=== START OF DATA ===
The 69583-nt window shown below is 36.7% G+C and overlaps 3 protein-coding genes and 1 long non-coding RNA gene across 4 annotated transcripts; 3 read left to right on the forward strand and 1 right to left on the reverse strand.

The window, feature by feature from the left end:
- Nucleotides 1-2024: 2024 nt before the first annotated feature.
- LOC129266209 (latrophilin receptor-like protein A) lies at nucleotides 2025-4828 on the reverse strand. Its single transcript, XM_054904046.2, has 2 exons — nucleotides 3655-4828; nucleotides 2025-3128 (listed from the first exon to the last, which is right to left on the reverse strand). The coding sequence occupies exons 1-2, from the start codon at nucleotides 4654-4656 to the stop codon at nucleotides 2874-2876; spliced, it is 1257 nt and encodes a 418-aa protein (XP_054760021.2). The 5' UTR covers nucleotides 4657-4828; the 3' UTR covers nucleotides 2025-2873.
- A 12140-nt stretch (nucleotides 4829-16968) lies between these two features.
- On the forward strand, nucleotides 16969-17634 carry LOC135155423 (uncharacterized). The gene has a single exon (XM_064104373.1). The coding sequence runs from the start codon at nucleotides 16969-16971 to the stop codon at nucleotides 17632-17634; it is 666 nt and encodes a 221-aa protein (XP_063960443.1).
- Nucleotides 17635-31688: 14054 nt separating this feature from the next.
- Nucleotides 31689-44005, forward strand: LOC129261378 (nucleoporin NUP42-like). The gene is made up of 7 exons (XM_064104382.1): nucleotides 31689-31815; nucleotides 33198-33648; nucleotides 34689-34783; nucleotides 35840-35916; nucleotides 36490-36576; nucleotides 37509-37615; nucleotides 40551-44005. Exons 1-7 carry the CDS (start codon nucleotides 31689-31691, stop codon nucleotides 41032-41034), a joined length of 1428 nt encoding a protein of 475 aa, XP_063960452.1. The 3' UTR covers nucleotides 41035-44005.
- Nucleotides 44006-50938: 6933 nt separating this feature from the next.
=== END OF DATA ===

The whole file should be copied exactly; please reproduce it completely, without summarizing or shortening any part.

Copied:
The 69583-nt window shown below is 36.7% G+C and overlaps 3 protein-coding genes and 1 long non-coding RNA gene across 4 annotated transcripts; 3 read left to right on the forward strand and 1 right to left on the reverse strand.

The window, feature by feature from the left end:
- Nucleotides 1-2024: 2024 nt before the first annotated feature.
- LOC129266209 (latrophilin receptor-like protein A) lies at nucleotides 2025-4828 on the reverse strand. Its single transcript, XM_054904046.2, has 2 exons — nucleotides 3655-4828; nucleotides 2025-3128 (listed from the first exon to the last, which is right to left on the reverse strand). The coding sequence occupies exons 1-2, from the start codon at nucleotides 4654-4656 to the stop codon at nucleotides 2874-2876; spliced, it is 1257 nt and encodes a 418-aa protein (XP_054760021.2). The 5' UTR covers nucleotides 4657-4828; the 3' UTR covers nucleotides 2025-2873.
- A 12140-nt stretch (nucleotides 4829-16968) lies between these two features.
- On the forward strand, nucleotides 16969-17634 carry LOC135155423 (uncharacterized). The gene has a single exon (XM_064104373.1). The coding sequence runs from the start codon at nucleotides 16969-16971 to the stop codon at nucleotides 17632-17634; it is 666 nt and encodes a 221-aa protein (XP_063960443.1).
- Nucleotides 17635-31688: 14054 nt separating this feature from the next.
- Nucleotides 31689-44005, forward strand: LOC129261378 (nucleoporin NUP42-like). The gene is made up of 7 exons (XM_064104382.1): nucleotides 31689-31815; nucleotides 33198-33648; nucleotides 34689-34783; nucleotides 35840-35916; nucleotides 36490-36576; nucleotides 37509-37615; nucleotides 40551-44005. Exons 1-7 carry the CDS (start codon nucleotides 31689-31691, stop codon nucleotides 41032-41034), a joined length of 1428 nt encoding a protein of 475 aa, XP_063960452.1. The 3' UTR covers nucleotides 41035-44005.
- Nucleotides 44006-50938: 6933 nt separating this feature from the next.